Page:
Pathfinders Brings Kids Closer to Christ

"Stop! Stop! I can’t find my glasses!” cried the young man. The last bit of daylight was fading and with it any reasonable chance of finding the glasses before they might be crushed by the searchers. They had been playing a friendly game of catch before peace gave way to panic at a white sandy beach near Salmon River, Idaho.

He and his family had joined the Waiilatpu Pathfinder Club on the weekend’s whitewater rafting trip at the invitation of the director because there was room for a few more participants. They had gladly accepted. Now, they wondered if the trip would exact a price they could not have anticipated.

As dusk gave way to darkness Pathfinder director Steve Meharry suggested that they pray for God’s help. They finished praying, and they all began to stand up. The boy who lost his glasses reached for the ground to support himself as he stood, but when his hand should have hit the surface it instead fell right on his glasses.

Everyone was happy that the glasses were found, but for Steve there was an additional joy in another real-life example of how God hears and answers our prayers. “The main goal of Pathfinders is to get kids closer to Christ through nature and other activities,” Steve says. That’s why his personal objective is to see every Adventist young person in a Pathfinder club.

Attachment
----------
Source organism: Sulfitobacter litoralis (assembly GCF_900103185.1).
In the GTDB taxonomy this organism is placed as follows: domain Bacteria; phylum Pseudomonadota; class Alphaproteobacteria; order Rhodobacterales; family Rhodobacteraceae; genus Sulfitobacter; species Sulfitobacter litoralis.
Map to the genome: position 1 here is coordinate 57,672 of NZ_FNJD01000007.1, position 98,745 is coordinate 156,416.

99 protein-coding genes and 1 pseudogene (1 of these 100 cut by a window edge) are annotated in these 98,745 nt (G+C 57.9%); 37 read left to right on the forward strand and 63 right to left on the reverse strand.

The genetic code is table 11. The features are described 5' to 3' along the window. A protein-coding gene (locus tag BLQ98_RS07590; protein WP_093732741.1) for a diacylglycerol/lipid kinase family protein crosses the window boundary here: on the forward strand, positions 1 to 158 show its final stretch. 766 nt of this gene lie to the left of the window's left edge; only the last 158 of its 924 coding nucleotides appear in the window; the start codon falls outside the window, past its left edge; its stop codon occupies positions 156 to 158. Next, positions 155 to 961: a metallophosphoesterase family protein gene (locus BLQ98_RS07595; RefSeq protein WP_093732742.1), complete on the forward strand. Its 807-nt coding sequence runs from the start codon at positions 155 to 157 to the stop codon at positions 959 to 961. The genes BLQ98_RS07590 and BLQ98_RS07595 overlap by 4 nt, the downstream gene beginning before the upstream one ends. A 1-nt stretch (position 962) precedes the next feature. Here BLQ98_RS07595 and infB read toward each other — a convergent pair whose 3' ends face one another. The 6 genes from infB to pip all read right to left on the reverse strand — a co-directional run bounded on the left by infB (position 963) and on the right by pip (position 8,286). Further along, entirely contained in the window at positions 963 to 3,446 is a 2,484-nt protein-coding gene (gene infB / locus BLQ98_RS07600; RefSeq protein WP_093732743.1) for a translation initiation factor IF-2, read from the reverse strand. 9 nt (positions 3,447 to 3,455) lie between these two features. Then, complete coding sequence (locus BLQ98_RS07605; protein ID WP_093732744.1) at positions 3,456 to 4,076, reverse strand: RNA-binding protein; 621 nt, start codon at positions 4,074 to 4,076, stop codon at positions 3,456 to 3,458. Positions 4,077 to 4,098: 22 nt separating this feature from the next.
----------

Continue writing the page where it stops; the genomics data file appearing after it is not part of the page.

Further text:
Although the 12 years that Steve has served as leader of his Pathfinder club have been fulfilling, his desire to participate as a leader in the ministry grew out of many years of involvement as a Pathfinder himself.

“I couldn’t wait to become a Pathfinder when I was a child," he says. As soon as Steve turned 10 years old, he joined the Stateline Pathfinder Club where his parents also served; his dad was a counselor and his mom was deputy director. The involvement of his parents and his friends, as well as the outings and Sabbath activities, all made it an irresistible attraction for him.

The Waiilatpu (which means “where the rag grass grows”) Club not only consists of members of the College Place Church, but also draws kids from other churches and schools in the valley. They are a community service-oriented club that participates in activities such as leaf raking, can collecting, and giving Christmas baskets to families in need through the local YWCA.

One family brings 10 kids to Pathfinders and Adventurers each week in their large van—including extended family and friends—attesting to the value that adults place on this activity for their children. Approximately 80 percent of his Pathfinders come from Adventist families. Each year the club has baptismal classes. Steve’s own sons were among the many through the years that have chosen to be baptized because of the classes.

Upper Columbia Conference Pathfinder director Wayne Hicks is proud to have a roster of excellent club leaders. He counts Steve Meharry as one of the best.

March 01, 2007 / Feature